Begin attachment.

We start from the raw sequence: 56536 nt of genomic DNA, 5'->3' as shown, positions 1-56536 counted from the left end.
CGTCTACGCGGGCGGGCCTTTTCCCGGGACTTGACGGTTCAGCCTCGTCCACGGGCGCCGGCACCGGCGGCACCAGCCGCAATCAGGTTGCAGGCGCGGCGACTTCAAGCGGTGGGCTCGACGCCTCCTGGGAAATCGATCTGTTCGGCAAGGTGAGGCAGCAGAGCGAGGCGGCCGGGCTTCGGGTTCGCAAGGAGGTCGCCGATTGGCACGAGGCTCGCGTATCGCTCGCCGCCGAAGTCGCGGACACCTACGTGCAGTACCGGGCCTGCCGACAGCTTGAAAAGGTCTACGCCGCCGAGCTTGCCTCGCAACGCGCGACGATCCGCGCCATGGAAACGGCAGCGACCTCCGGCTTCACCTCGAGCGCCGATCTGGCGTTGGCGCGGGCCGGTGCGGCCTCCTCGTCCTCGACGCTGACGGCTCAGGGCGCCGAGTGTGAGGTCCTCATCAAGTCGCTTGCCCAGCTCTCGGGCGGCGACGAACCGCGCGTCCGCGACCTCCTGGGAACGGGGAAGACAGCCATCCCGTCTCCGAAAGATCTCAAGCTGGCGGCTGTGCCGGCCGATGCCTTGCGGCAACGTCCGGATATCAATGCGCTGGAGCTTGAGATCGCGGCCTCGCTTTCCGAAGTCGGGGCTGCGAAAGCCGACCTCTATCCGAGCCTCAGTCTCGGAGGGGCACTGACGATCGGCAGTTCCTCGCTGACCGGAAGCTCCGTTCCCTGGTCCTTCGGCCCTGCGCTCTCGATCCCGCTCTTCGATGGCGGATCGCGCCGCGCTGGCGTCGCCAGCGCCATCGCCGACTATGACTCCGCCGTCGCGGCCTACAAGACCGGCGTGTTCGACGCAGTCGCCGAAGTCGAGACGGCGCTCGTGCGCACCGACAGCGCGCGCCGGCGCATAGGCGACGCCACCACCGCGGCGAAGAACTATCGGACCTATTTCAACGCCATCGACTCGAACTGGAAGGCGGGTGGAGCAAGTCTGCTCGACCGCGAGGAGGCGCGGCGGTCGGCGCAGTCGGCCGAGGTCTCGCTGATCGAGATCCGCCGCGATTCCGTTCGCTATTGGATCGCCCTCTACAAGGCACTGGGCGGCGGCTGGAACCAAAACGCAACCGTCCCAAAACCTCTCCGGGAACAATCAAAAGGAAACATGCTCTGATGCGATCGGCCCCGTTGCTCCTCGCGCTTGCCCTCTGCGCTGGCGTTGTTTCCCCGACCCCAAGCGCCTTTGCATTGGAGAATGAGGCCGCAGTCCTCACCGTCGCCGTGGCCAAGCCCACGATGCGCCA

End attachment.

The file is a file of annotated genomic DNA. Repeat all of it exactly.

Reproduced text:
We start from the raw sequence: 56536 nt of genomic DNA, 5'->3' as shown, positions 1-56536 counted from the left end.
CGTCTACGCGGGCGGGCCTTTTCCCGGGACTTGACGGTTCAGCCTCGTCCACGGGCGCCGGCACCGGCGGCACCAGCCGCAATCAGGTTGCAGGCGCGGCGACTTCAAGCGGTGGGCTCGACGCCTCCTGGGAAATCGATCTGTTCGGCAAGGTGAGGCAGCAGAGCGAGGCGGCCGGGCTTCGGGTTCGCAAGGAGGTCGCCGATTGGCACGAGGCTCGCGTATCGCTCGCCGCCGAAGTCGCGGACACCTACGTGCAGTACCGGGCCTGCCGACAGCTTGAAAAGGTCTACGCCGCCGAGCTTGCCTCGCAACGCGCGACGATCCGCGCCATGGAAACGGCAGCGACCTCCGGCTTCACCTCGAGCGCCGATCTGGCGTTGGCGCGGGCCGGTGCGGCCTCCTCGTCCTCGACGCTGACGGCTCAGGGCGCCGAGTGTGAGGTCCTCATCAAGTCGCTTGCCCAGCTCTCGGGCGGCGACGAACCGCGCGTCCGCGACCTCCTGGGAACGGGGAAGACAGCCATCCCGTCTCCGAAAGATCTCAAGCTGGCGGCTGTGCCGGCCGATGCCTTGCGGCAACGTCCGGATATCAATGCGCTGGAGCTTGAGATCGCGGCCTCGCTTTCCGAAGTCGGGGCTGCGAAAGCCGACCTCTATCCGAGCCTCAGTCTCGGAGGGGCACTGACGATCGGCAGTTCCTCGCTGACCGGAAGCTCCGTTCCCTGGTCCTTCGGCCCTGCGCTCTCGATCCCGCTCTTCGATGGCGGATCGCGCCGCGCTGGCGTCGCCAGCGCCATCGCCGACTATGACTCCGCCGTCGCGGCCTACAAGACCGGCGTGTTCGACGCAGTCGCCGAAGTCGAGACGGCGCTCGTGCGCACCGACAGCGCGCGCCGGCGCATAGGCGACGCCACCACCGCGGCGAAGAACTATCGGACCTATTTCAACGCCATCGACTCGAACTGGAAGGCGGGTGGAGCAAGTCTGCTCGACCGCGAGGAGGCGCGGCGGTCGGCGCAGTCGGCCGAGGTCTCGCTGATCGAGATCCGCCGCGATTCCGTTCGCTATTGGATCGCCCTCTACAAGGCACTGGGCGGCGGCTGGAACCAAAACGCAACCGTCCCAAAACCTCTCCGGGAACAATCAAAAGGAAACATGCTCTGATGCGATCGGCCCCGTTGCTCCTCGCGCTTGCCCTCTGCGCTGGCGTTGTTTCCCCGACCCCAAGCGCCTTTGCATTGGAGAATGAGGCCGCAGTCCTCACCGTCGCCGTGGCCAAGCCCACGATGCGCCA